Arguably the best invention in scissors…EVER. Whether rotary wheel or traditional scissors, the invention of pinking sheers revolutionized textiles for the both the retail and home tailor. Although the origin of the name is suspect, the original milled design, patented in 1893 by Louise Austin, was similar to craft scissors today used for paper, and provided multiple cutting designs such as saw-tooth and scalloped. It was used primarily to create an ornamental edge on a garment. Today’s pinking sheers, patented later in 1931 by Samuel Brinkman, were designed to make cuts that minimized loose threads that resulted in fraying.
Tomato…tomatoe – Shears vs. Scissors, what’s the different?
First, there is a difference, and both belong in your magic bag of cutting tricks.
The difference is simply the length of the blade and the shape of the handle. Scissor blades are about 6 inches long. Shears are longer, typically about 7 inches, but can be upwards of 12-13 inches. Shears have a smaller thumb handle whereas scissors have equal sized and shaped handled. The uneven shape allows for more control and greater comfort with bent handles to facilitate cutting on a flat surface. On that topic, comfort is important. The last thing you want while cutting out that vintage Vogue pattern on heavy wool crepe is for your hands to cramp. Soft grips help, but using the right blades makes all the difference. Personally, heavier metal shears are my go-to as the weight and size does half the work for me.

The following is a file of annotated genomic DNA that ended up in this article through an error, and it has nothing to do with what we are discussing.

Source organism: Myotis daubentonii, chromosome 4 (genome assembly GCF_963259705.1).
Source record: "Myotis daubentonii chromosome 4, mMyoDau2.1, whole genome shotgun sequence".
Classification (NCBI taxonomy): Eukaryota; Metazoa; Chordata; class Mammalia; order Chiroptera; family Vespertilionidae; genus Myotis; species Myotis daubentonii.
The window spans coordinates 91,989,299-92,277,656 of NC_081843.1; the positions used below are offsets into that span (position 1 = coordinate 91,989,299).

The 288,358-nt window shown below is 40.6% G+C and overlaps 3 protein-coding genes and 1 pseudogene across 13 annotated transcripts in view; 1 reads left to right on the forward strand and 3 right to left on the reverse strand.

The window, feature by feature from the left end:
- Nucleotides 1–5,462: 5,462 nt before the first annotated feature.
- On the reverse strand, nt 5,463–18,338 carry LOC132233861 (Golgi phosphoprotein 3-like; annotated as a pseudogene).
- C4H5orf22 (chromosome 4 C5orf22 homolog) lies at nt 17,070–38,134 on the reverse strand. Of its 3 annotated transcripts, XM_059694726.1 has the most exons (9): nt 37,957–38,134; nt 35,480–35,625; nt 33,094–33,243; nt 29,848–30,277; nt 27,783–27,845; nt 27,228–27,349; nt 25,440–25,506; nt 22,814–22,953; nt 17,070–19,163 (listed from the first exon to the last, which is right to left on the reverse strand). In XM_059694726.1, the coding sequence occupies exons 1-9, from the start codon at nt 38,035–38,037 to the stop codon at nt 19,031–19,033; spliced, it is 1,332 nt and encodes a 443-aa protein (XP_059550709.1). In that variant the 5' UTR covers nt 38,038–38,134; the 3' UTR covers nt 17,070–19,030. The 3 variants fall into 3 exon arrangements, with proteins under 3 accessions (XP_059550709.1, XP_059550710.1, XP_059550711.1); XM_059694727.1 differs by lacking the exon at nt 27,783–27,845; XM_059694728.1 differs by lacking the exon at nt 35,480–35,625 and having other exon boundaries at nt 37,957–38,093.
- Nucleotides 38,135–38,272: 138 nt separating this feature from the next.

What’s in your wallet? Toolbox, rather
Like a good craftsman, your toolbox should offer alternatives and options where cutting tools are concerned. Your toolkit should at a bare minimum include:
- Dressmaker Shears (not scissors, look for the handle shape)
- Snipping tool or trimming scissors (small scissors used to clip threads close and open up seams)
- Stitch ripper or nipper (not scissors, but a bare necessity)
- Pinking Shears
In a perfect world…
A goal, not an immediate need, work to build up you cutting toolbox like a budding chef builds on her knife selection. In the kitchen, each cutting job is best facilitated by using the proper knife. You wouldn’t filet a fish with a butcher knife. Why would you cut fine silk with kitchen shears?
So work toward a well stocked toolbox. Good tools aren’t cheap. Look to add these over time:
- Applique scissors for fine cutwork
- Serrated edge for cutting very fine or slippery fabrics
- Dressmaker Sheers in a shorter and longer length (longer shears make cutting easier with heavy fabrics)
- Straight Scissors
- Snipping tool or trimming scissors
- Spring action scissors for cutting heavy weight utility fabrics
A note about rotary cutters…